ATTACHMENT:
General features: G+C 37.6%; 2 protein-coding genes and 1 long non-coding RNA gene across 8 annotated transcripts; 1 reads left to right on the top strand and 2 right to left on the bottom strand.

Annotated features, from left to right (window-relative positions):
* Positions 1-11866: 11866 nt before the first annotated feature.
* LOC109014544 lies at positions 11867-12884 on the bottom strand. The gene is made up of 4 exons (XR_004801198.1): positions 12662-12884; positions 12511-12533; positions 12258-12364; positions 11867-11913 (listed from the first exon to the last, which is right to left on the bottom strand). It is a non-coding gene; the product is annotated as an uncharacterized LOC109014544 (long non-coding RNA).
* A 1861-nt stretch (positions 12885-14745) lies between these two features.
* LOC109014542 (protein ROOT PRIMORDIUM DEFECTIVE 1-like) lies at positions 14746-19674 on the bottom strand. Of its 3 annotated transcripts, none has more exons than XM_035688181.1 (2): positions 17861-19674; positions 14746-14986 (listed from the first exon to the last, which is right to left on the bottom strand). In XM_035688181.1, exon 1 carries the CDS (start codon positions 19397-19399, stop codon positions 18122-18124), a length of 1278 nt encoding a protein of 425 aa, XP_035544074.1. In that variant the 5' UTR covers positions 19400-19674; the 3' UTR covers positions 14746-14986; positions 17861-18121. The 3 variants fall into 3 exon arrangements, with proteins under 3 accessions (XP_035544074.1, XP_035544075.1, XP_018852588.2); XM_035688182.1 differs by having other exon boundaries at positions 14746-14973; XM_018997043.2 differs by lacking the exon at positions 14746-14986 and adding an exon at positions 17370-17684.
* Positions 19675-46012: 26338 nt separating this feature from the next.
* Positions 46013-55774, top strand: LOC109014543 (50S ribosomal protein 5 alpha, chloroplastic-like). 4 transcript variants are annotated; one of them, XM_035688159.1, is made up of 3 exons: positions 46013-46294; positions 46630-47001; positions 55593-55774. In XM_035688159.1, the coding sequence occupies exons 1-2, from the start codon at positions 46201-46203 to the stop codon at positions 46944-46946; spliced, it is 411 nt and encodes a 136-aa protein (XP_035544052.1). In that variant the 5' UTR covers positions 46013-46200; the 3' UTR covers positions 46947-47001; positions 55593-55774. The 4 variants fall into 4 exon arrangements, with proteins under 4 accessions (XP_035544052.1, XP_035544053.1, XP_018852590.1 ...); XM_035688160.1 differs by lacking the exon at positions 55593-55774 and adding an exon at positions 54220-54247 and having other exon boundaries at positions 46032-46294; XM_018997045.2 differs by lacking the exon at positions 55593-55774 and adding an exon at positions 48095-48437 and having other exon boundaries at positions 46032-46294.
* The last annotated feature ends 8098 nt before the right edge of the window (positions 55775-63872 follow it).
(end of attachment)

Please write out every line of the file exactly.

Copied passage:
General features: G+C 37.6%; 2 protein-coding genes and 1 long non-coding RNA gene across 8 annotated transcripts; 1 reads left to right on the top strand and 2 right to left on the bottom strand.

Annotated features, from left to right (window-relative positions):
* Positions 1-11866: 11866 nt before the first annotated feature.
* LOC109014544 lies at positions 11867-12884 on the bottom strand. The gene is made up of 4 exons (XR_004801198.1): positions 12662-12884; positions 12511-12533; positions 12258-12364; positions 11867-11913 (listed from the first exon to the last, which is right to left on the bottom strand). It is a non-coding gene; the product is annotated as an uncharacterized LOC109014544 (long non-coding RNA).
* A 1861-nt stretch (positions 12885-14745) lies between these two features.
* LOC109014542 (protein ROOT PRIMORDIUM DEFECTIVE 1-like) lies at positions 14746-19674 on the bottom strand. Of its 3 annotated transcripts, none has more exons than XM_035688181.1 (2): positions 17861-19674; positions 14746-14986 (listed from the first exon to the last, which is right to left on the bottom strand). In XM_035688181.1, exon 1 carries the CDS (start codon positions 19397-19399, stop codon positions 18122-18124), a length of 1278 nt encoding a protein of 425 aa, XP_035544074.1. In that variant the 5' UTR covers positions 19400-19674; the 3' UTR covers positions 14746-14986; positions 17861-18121. The 3 variants fall into 3 exon arrangements, with proteins under 3 accessions (XP_035544074.1, XP_035544075.1, XP_018852588.2); XM_035688182.1 differs by having other exon boundaries at positions 14746-14973; XM_018997043.2 differs by lacking the exon at positions 14746-14986 and adding an exon at positions 17370-17684.
* Positions 19675-46012: 26338 nt separating this feature from the next.
* Positions 46013-55774, top strand: LOC109014543 (50S ribosomal protein 5 alpha, chloroplastic-like). 4 transcript variants are annotated; one of them, XM_035688159.1, is made up of 3 exons: positions 46013-46294; positions 46630-47001; positions 55593-55774. In XM_035688159.1, the coding sequence occupies exons 1-2, from the start codon at positions 46201-46203 to the stop codon at positions 46944-46946; spliced, it is 411 nt and encodes a 136-aa protein (XP_035544052.1). In that variant the 5' UTR covers positions 46013-46200; the 3' UTR covers positions 46947-47001; positions 55593-55774. The 4 variants fall into 4 exon arrangements, with proteins under 4 accessions (XP_035544052.1, XP_035544053.1, XP_018852590.1 ...); XM_035688160.1 differs by lacking the exon at positions 55593-55774 and adding an exon at positions 54220-54247 and having other exon boundaries at positions 46032-46294; XM_018997045.2 differs by lacking the exon at positions 55593-55774 and adding an exon at positions 48095-48437 and having other exon boundaries at positions 46032-46294.
* The last annotated feature ends 8098 nt before the right edge of the window (positions 55775-63872 follow it).